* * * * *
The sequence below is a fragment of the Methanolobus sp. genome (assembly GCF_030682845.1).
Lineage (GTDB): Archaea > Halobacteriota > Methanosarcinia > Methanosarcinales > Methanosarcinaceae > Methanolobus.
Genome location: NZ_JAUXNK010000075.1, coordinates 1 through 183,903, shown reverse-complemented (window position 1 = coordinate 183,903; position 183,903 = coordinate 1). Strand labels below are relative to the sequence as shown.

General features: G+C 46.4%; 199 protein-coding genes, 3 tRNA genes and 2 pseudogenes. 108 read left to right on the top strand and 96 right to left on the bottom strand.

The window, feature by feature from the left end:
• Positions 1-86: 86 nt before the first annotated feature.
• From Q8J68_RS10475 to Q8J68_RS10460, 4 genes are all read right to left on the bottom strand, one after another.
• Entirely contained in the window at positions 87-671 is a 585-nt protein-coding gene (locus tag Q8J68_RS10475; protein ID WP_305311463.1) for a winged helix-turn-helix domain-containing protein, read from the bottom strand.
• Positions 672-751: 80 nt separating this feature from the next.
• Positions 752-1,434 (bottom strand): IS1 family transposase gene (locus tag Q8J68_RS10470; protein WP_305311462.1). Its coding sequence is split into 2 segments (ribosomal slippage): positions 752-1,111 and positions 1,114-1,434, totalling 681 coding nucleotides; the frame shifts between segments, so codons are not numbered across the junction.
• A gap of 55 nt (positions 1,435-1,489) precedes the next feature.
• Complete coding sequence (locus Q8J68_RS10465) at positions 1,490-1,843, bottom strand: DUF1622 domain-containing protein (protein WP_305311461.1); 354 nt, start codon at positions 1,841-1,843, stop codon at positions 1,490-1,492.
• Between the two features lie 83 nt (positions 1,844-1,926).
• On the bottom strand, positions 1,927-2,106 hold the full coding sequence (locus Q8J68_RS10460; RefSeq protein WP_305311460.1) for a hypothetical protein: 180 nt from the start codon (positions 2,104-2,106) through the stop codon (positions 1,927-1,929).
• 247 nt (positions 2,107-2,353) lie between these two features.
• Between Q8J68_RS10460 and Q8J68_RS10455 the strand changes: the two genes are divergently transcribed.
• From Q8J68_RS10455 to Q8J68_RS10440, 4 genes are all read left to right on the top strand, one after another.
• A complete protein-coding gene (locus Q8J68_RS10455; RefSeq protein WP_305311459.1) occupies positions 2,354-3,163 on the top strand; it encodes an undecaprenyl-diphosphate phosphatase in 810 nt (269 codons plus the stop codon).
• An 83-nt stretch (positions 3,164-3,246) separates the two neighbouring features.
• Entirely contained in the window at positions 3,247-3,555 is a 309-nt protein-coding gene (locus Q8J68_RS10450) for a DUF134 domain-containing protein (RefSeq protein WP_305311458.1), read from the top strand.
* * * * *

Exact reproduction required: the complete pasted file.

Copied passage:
The sequence below is a fragment of the Methanolobus sp. genome (assembly GCF_030682845.1).
Lineage (GTDB): Archaea > Halobacteriota > Methanosarcinia > Methanosarcinales > Methanosarcinaceae > Methanolobus.
Genome location: NZ_JAUXNK010000075.1, coordinates 1 through 183,903, shown reverse-complemented (window position 1 = coordinate 183,903; position 183,903 = coordinate 1). Strand labels below are relative to the sequence as shown.

General features: G+C 46.4%; 199 protein-coding genes, 3 tRNA genes and 2 pseudogenes. 108 read left to right on the top strand and 96 right to left on the bottom strand.

The window, feature by feature from the left end:
• Positions 1-86: 86 nt before the first annotated feature.
• From Q8J68_RS10475 to Q8J68_RS10460, 4 genes are all read right to left on the bottom strand, one after another.
• Entirely contained in the window at positions 87-671 is a 585-nt protein-coding gene (locus tag Q8J68_RS10475; protein ID WP_305311463.1) for a winged helix-turn-helix domain-containing protein, read from the bottom strand.
• Positions 672-751: 80 nt separating this feature from the next.
• Positions 752-1,434 (bottom strand): IS1 family transposase gene (locus tag Q8J68_RS10470; protein WP_305311462.1). Its coding sequence is split into 2 segments (ribosomal slippage): positions 752-1,111 and positions 1,114-1,434, totalling 681 coding nucleotides; the frame shifts between segments, so codons are not numbered across the junction.
• A gap of 55 nt (positions 1,435-1,489) precedes the next feature.
• Complete coding sequence (locus Q8J68_RS10465) at positions 1,490-1,843, bottom strand: DUF1622 domain-containing protein (protein WP_305311461.1); 354 nt, start codon at positions 1,841-1,843, stop codon at positions 1,490-1,492.
• Between the two features lie 83 nt (positions 1,844-1,926).
• On the bottom strand, positions 1,927-2,106 hold the full coding sequence (locus Q8J68_RS10460; RefSeq protein WP_305311460.1) for a hypothetical protein: 180 nt from the start codon (positions 2,104-2,106) through the stop codon (positions 1,927-1,929).
• 247 nt (positions 2,107-2,353) lie between these two features.
• Between Q8J68_RS10460 and Q8J68_RS10455 the strand changes: the two genes are divergently transcribed.
• From Q8J68_RS10455 to Q8J68_RS10440, 4 genes are all read left to right on the top strand, one after another.
• A complete protein-coding gene (locus Q8J68_RS10455; RefSeq protein WP_305311459.1) occupies positions 2,354-3,163 on the top strand; it encodes an undecaprenyl-diphosphate phosphatase in 810 nt (269 codons plus the stop codon).
• An 83-nt stretch (positions 3,164-3,246) separates the two neighbouring features.
• Entirely contained in the window at positions 3,247-3,555 is a 309-nt protein-coding gene (locus Q8J68_RS10450) for a DUF134 domain-containing protein (RefSeq protein WP_305311458.1), read from the top strand.